Ronnie Earle, recognizing both my leadership and trial skills, appointed me as Chief Prosecuting Attorney for the 390th Judicial District Court. Subsequently, District Attorney Rosemary Lehmberg appointed me as the Chief Prosecuting Attorney for the 167th Criminal District Court, the bench for which I am running. As Chief Prosecuting Attorney, I managed an average of 800 cases annually, tried cases, and supervised assistant district attorneys and support staff. Currently, I am serving in the Public Integrity Unit at the District Attorney’s office.
Protecting and Strengthening Our Community
Our quality of life does not begin in the courts: It begins with us, and how we help each other. I believe a community is only as strong as its members, and I have always tried to give back and get involved the same way that my parents did.
I have been active in Democratic politics since the age of eight, beginning with frequent marches in the Rio Grande Valley and elsewhere to stand up for migrant farm worker rights with my parents. Throughout high school I volunteered for many local Democratic candidates with my parents, making phone calls and knocking on doors. In college I campaigned vigorously for Representative Henry B. González, and in 1988 I served as a state delegate at the Democratic Party Convention. I have continued my involvement here in Travis County, and currently serve as Treasurer of the Capital Area Progressive Democrats, where I have also served as Vice Chair.
My volunteer work has included community organizations that are near and dear to my heart: the Texas Special Olympics, Meals on Wheels, and education outreach programs encouraging students to stay in school through the Hispanic Bar Association of Austin. Also, I have volunteered for Mothers Against Drunk Driving’s Victim Impact Panel to present the legal consequences of driving while intoxicated. I have been the chairperson for the District Attorney’s Office for the Travis County Combined Charities Campaign. I am a member of the Austin Bar Association, Texas District and County Attorney’s Association, and the Hispanic Bar Association of Austin. I am also a proud member of AFSCME Local 1624. I am married to Lou Castaneda for 15 years, and we have been blessed with Elise, our seven-year-old daughter.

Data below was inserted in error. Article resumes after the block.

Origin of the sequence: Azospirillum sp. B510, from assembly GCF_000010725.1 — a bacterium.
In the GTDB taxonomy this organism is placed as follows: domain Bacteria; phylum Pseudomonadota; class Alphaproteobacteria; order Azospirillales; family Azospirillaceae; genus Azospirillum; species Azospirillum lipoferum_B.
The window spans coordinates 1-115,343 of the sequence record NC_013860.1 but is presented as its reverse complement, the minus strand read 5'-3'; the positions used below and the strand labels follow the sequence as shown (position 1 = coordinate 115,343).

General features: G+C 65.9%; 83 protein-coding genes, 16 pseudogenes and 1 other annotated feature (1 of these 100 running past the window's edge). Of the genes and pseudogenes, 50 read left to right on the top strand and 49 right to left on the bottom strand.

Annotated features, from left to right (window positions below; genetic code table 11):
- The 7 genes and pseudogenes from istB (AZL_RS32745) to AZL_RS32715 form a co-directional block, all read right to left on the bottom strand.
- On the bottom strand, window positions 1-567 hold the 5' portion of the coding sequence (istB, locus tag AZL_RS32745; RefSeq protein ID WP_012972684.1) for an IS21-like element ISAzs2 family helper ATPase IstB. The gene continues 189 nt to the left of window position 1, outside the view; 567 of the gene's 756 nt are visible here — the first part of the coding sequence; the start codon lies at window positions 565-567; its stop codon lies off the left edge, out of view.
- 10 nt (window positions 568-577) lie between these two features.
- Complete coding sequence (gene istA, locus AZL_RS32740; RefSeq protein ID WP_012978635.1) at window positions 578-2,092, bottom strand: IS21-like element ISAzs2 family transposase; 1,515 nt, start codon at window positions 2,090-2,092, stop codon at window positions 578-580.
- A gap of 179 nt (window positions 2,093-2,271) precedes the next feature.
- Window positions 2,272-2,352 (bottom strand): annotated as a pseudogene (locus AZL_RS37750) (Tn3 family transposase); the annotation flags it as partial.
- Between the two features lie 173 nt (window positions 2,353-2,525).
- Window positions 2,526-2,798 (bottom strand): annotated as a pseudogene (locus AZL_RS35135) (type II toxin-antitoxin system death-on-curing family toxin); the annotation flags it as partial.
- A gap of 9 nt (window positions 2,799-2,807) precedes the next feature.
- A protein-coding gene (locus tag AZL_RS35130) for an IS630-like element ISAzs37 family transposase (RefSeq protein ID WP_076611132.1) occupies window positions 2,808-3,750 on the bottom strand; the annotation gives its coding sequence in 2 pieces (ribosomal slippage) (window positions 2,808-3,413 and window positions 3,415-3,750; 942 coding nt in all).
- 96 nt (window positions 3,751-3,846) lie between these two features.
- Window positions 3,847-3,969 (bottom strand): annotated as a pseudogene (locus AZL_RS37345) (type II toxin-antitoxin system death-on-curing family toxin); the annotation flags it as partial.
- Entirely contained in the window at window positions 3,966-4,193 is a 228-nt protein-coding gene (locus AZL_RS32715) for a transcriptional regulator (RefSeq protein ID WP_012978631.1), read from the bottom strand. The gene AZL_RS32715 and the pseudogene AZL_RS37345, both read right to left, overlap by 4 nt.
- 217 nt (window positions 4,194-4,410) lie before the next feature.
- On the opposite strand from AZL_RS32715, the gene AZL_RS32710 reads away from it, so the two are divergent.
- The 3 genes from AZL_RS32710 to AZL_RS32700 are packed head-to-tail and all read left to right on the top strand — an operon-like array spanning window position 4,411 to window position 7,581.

My personal and professional path forms the foundation of my belief that strong families, strong schools, and strong community bonds are our first line of defense in preventing crime and ensuring that non-violent offenders do not get caught up in the revolving door of our justice system – at great cost to all of us. These experiences taught me that our justice system is a work in progress. It is imperative that we provide these individuals with the necessary tools to rehabilitate themselves and become productive members of our community.
We need judges who not only know the law, but who can also bring to bear their life experiences and use their discretionary power to attack the root causes of crime. As your next judge of the 167th Criminal District Court, I pledge to protect and strengthen our community.